PARAMUS, N.J. — Jim Furyk was steady. Jason Day was wild. Both wound up with a share of the lead Saturday at The Barclays.
Day lost his golf ball in a mound of high grass and took double bogey on the par-5 13th, the third-easiest hole at Ridgewood. He also took four shots to get down from a bunker on the par-5 17th for a bogey. But the Australian made enough birdies for a 3-under 68.
Furyk played bogey-free for a 69 and joined Day in the lead at 9-under 204.
The final round of his opening FedEx Cup playoff event was shaping up as a shootout, with 15 players separated by three shots.
Hunter Mahan was tied for the lead until his approach went right of the green on the 18th and he took bogey for a 68. He was one shot behind. Matt Kuchar, who won The Barclays the last time it was at Ridgewood in 2010, was among seven players two shots behind.
The group at 6-under 207 included Ernie Els and Erik Compton.
Missing from the mix – but not entirely out of the picture – was Rory McIlroy. The British Open and PGA champion made an early move until he was slowed by a pair of bogeys around the turn. He had a 70 and was five shots behind in his bid for a fourth straight victory.
Adam Scott failed to keep pace. Tied for the lead going in a cloudy Saturday, the defending Barclays champion made only one birdie in a round of 75 and left him five shots out of the lead.
At least he’s still playing. Phil Mickelson missed the 54-hole cut, which is in effect when more than 78 players make the 36-hole cut. For the second straight day, Mickelson hit his tee shot onto the terrace of a grandstand left of the fifth green. This time, he saved par.
That was the lone highlight, however. Mickelson shot a 75 and headed home. It was unclear if he would play the Deutsche Bank Championship next week, which might end his season if he doesn’t stay among the top 70 eligible for the BMW Championship.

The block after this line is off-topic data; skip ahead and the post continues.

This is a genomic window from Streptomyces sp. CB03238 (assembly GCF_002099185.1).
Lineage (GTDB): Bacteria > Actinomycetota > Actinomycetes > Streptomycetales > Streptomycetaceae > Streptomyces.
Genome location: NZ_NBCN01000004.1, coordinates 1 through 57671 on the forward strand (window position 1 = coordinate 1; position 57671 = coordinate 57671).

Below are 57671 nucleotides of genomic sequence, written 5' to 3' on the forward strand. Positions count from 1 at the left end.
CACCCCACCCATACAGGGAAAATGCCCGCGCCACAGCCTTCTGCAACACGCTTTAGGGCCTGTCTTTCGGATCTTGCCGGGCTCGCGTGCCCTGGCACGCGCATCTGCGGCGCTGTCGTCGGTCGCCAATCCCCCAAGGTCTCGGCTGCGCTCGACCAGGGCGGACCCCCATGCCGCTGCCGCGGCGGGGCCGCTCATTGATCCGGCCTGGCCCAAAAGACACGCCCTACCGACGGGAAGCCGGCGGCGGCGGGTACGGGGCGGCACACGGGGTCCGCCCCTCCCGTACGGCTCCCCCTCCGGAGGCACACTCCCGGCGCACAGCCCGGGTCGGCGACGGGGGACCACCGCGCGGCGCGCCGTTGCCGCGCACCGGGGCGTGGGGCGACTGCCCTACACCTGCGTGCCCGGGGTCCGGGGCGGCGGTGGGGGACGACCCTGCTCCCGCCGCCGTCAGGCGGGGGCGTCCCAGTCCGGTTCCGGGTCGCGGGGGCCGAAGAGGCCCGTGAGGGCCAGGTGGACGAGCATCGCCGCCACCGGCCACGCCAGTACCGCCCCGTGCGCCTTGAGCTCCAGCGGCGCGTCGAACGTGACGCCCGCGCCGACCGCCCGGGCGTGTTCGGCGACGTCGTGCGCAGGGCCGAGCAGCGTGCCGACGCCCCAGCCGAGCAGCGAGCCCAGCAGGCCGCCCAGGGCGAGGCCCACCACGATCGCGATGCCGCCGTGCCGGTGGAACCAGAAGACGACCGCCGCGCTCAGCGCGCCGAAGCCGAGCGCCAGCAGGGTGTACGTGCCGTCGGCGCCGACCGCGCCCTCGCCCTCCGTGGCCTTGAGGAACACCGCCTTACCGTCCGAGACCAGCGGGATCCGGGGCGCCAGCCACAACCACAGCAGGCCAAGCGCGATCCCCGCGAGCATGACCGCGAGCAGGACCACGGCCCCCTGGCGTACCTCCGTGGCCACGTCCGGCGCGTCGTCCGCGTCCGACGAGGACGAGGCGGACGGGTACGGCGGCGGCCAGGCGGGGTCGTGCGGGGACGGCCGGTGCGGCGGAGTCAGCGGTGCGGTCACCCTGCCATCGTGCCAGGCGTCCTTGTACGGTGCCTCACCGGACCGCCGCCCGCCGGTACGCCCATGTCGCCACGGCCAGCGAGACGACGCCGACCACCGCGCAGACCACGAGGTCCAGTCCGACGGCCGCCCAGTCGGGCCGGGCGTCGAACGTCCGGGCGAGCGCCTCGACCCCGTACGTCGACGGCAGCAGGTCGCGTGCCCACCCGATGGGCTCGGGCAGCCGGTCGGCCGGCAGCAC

Just about everyone else at Ridgewood is still in the running, or so it seems.
“It’s going to be interesting tomorrow,” Day said, who is trying to make the most out of what seems like a lost year because of a thumb injury.
Day injured his thumb while winning the Match Play Championship in February, costing him tournaments and momentum. But a big run now that he’s healthy could help him salvage his season.
The focus figures to be on Furyk, who has gone nearly four years without a victory. Since winning the Tour Championship at the end of 2010, Furyk has had at least a share of the 54-hole lead seven times and has failed to convert.
His last chance was a month ago in the Canadian Open, where Tim Clark beat him by a shot. He also missed out on two majors, the PGA Championship last year at Oak Hill and the U.S. Open in 2012 at Olympic Club.
Furyk said only a few guys had a realistic chance in Canada. This is different.
“Going to be a little bit of a shootout tomorrow,” he said. “Excited about one more opportunity.”
Mahan has gone more than two years without winning. Not only is he trying to extend his streak of reaching the Tour Championship every year, Mahan still is auditioning for Tom Watson as a potential captain’s pick for the Ryder Cup. He took the outright lead with a 15-foot birdie putt on the par-3 15th hole, but he lost a good birdie chance with a poor wedge into the 17th, and then flared his approach to the right on the 18th.
Even so, he’s right there with a chance to win and make a big statement.
And so is everyone else. Even as Scott went sliding backward, Cameron Tringale held his own. It was the first time Tringale had a share of the lead going into the weekend, and he bounced back from an early bogey to stay in the hunt.
Morgan Hoffman, at No. 124 the second-to-last man into the playoffs, had the best round Saturday with a bogey-free 66 and was in the group at 7-under 206. Kevin Chappell had a two-shot lead with he drove the green at No. 5 and converted a long two-putt for birdie. He didn’t make another birdie and dropped three shots for a 71 and was among those two shots behind.
The players at 5-under 208 – four shots back – included Rickie Fowler (67), Ryo Ishikawa (68) and Paul Casey, who had a 71 as he tries to extend his season.
Canada’s David Hearn is tied for 30th after carding 69 in the third round.